Alcohol drinking may not be a major risk factor for fatty liver in Japanese undergoing a health checkup.
ABSTRACT The question of whether alcohol drinking is a risk factor for fatty liver as shown by ultrasonography was investigated by both cross-sectional and longitudinal approaches in Japanese undergoing a health checkup. In this cross-sectional study, 32,438 males (49.0 +/- 11.9 years old) and 31,009 females (48.2 +/- 11.6 years old) receiving a health checkup from 2000 to 2005 were included. Longitudinally, 5,444 males (49.8 +/- 10.7 years old) and 4,980 females (50.4 +/- 9.3 years old) participating in both 2000 and 2005 were included. Multiple logistic regression analyses were performed for both sexes, adjusted for age, BMI, and smoking. The prevalence of fatty liver in non-, occasional, daily moderate, and daily heavy drinkers was 28.5, 27.5, 18.7, and 19.1% in men and 12.4, 7.7, 5.4, and 6.7% in women, respectively (inverse association, P < or = 0.05 for both). Occasional, daily moderate, and daily heavy drinking in men and occasional and daily moderate drinking in women were inversely associated with fatty liver in the cross-sectional study. Daily moderate and heavy drinking appeared protective in men in the longitudinal study. Alcohol drinking may not be a major risk for fatty liver in Japanese undergoing a health checkup.
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ABSTRACT: Non-alcoholic fatty liver disease (NAFLD) is defined based on recent alcohol consumption; however, remote or lifetime alcohol consumption is not taken into account. It is not known whether lifetime alcohol consumption contributes to the severity of disease in patients with NAFLD. To determine the effect of lifetime alcohol consumption on the histological severity in patients with NAFLD. Adults >18 years of age with presumed NAFLD and alcohol consumption <40 g/week were enrolled. Lifetime alcohol consumption was determined using a questionnaire. Patients with a history of long-term alcohol abuse or dependence were excluded. A liver biopsy was reviewed by a single pathologist in a blinded fashion. Demographic, clinical and histological findings were compared in those who had regular alcohol consumption and those who did not. A total of 77 patients had fatty liver on biopsy. Fifty-two patients had a history of regular alcohol consumption. The median lifetime cumulative alcohol intake was 24 gram-years. On multivariable analysis, increasing age (OR 1.07, 95% CI 1.01-1.14) was associated with severe liver disease, whereas alcohol consumption of ≥24 gram-years was associated with less severe disease (OR 0.26, 95% CI 0.07-0.97, P = 0.04). Patients who continued to consume alcohol or had been abstinent for ≤1 year had less severe disease. Some degree of regular alcohol consumption over the course of a lifetime compared to minimal intake appears to have a protective effect on the histological severity of liver disease among patients with strictly defined NAFLD.Liver international: official journal of the International Association for the Study of the Liver 05/2013; · 3.87 Impact Factor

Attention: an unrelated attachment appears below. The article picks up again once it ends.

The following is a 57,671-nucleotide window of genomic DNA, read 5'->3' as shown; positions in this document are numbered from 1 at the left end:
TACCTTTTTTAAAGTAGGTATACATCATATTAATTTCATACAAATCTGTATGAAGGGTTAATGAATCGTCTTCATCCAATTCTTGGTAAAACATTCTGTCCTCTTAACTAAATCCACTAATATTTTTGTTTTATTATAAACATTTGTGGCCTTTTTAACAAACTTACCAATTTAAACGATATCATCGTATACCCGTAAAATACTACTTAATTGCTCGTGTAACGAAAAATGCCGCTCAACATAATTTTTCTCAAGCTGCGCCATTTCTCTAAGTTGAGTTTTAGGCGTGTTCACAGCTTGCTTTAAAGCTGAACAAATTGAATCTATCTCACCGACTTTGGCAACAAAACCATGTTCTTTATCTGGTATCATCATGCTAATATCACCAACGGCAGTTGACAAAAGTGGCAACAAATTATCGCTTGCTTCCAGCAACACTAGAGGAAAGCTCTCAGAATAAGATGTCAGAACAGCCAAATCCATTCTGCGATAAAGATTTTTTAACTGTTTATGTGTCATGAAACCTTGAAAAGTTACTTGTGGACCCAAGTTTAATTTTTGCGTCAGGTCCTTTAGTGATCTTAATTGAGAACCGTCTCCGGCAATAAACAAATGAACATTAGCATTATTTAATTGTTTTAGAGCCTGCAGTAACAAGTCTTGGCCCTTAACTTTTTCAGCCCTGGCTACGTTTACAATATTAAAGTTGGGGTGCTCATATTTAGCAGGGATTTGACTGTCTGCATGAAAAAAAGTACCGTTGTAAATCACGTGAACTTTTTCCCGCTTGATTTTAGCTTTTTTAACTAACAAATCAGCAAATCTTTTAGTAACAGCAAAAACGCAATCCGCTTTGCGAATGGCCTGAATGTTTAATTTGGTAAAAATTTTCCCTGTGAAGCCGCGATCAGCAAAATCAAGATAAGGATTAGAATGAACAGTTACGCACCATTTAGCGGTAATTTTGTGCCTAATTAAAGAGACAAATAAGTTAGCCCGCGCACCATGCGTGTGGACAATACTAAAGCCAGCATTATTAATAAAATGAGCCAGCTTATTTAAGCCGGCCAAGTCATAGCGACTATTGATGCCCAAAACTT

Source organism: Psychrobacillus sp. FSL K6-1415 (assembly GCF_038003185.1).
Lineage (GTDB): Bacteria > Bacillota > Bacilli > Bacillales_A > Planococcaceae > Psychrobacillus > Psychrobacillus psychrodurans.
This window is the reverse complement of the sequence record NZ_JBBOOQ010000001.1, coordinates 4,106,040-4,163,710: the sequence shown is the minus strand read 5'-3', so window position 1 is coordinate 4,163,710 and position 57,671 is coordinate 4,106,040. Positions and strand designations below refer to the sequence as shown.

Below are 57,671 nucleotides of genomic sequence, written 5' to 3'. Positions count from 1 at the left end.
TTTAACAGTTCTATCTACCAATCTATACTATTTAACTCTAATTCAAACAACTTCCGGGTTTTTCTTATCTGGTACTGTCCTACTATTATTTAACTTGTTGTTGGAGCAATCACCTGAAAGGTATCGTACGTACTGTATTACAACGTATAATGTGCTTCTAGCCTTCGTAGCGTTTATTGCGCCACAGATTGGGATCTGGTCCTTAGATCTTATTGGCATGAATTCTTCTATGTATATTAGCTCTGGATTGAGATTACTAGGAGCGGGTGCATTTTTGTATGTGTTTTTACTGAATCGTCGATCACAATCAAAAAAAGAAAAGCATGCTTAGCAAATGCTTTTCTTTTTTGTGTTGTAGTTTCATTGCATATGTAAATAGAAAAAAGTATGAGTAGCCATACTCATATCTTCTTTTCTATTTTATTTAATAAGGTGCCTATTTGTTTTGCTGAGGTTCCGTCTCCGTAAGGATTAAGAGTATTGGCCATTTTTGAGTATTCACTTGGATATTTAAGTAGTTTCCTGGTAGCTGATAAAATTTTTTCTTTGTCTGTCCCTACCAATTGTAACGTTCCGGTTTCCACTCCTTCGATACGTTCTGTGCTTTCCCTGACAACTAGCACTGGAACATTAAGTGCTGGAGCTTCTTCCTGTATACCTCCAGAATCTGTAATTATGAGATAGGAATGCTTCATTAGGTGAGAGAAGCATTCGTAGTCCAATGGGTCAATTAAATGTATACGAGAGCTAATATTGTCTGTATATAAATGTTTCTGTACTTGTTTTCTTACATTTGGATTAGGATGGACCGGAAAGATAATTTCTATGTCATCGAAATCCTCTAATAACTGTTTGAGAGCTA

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ABSTRACT: OBJECTIVES:The objective of this study was to access the prevalence of alcoholic liver disease (ALD) and nonalcoholic fatty liver disease (NAFLD) histology in the general population, which had been otherwise difficult to access because of inherent misclassification bias in surrogate marker studies and referral bias in patient case series. The interaction among rs738409, obesity, and alcohol remains controversial. This population-based autopsy study investigated the histological prevalence of ALD and NAFLD, and interactions among rs738409, obesity, and alcoholism.METHODS:A total of 170 alcoholic and 235 nonalcoholic cases were selected from 1,034 adult car accident autopsies in 17 Kansas and Missouri counties from 2000 to 2010. The nonalcoholic group had undetectable blood alcohol concentration, while the alcoholic group had a blood alcohol concentration ≥0.08%.RESULTS:The age-standardized prevalences of hepatic steatosis, steatohepatitis, and advanced fibrosis were 56, 6, and 18% among alcoholics and 36, 4, and 6% in nonalcoholics, respectively. The interaction terms among alcohol, body mass index (BMI), and genotype were not significant. rs738409 GC or GG genotype was associated with 1.9-fold odds (95% confidence interval (CI), 1.2-2.9) of a higher NAFLD Activity Score (NAS). Alcohol had 3.5-fold odds (95% CI, 2.0-5.9), while every 5-unit increase in BMI had 1.9-fold odds (95% CI, 1.7-2.5). A negative interaction between alcohol and BMI towards fibrosis had been observed (P=0.045). Every 5-unit increase in BMI had 2.2-fold odds (95% CI, 1.5-2.5) of fibrosis among nonalcoholics, but not in alcoholics.CONCLUSIONS:This study assessed the prevalence of fatty liver histology in the general population from an autopsy study perspective. The finding of an additive interaction among rs738409, obesity, and alcohol towards NAS may be useful in targeting preventative care to patients at highest risk for ALD. The negative interaction between alcohol and obesity towards fibrosis supported previous findings and suggests the need for future research to explore potential mechanisms that may improve treatment of nonalcoholic steatohepatitis-related fibrosis.Am J Gastroenterol advance online publication, 2 October 2012; doi:10.1038/ajg.2012.285.The American Journal of Gastroenterology 10/2012; · 7.55 Impact Factor
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ABSTRACT: To investigate whether physical activity affects the future incidence of fatty liver in people with never-moderate and heavy alcohol consumption.BMJ Open 01/2014; 4(8):e005824. · 1.58 Impact Factor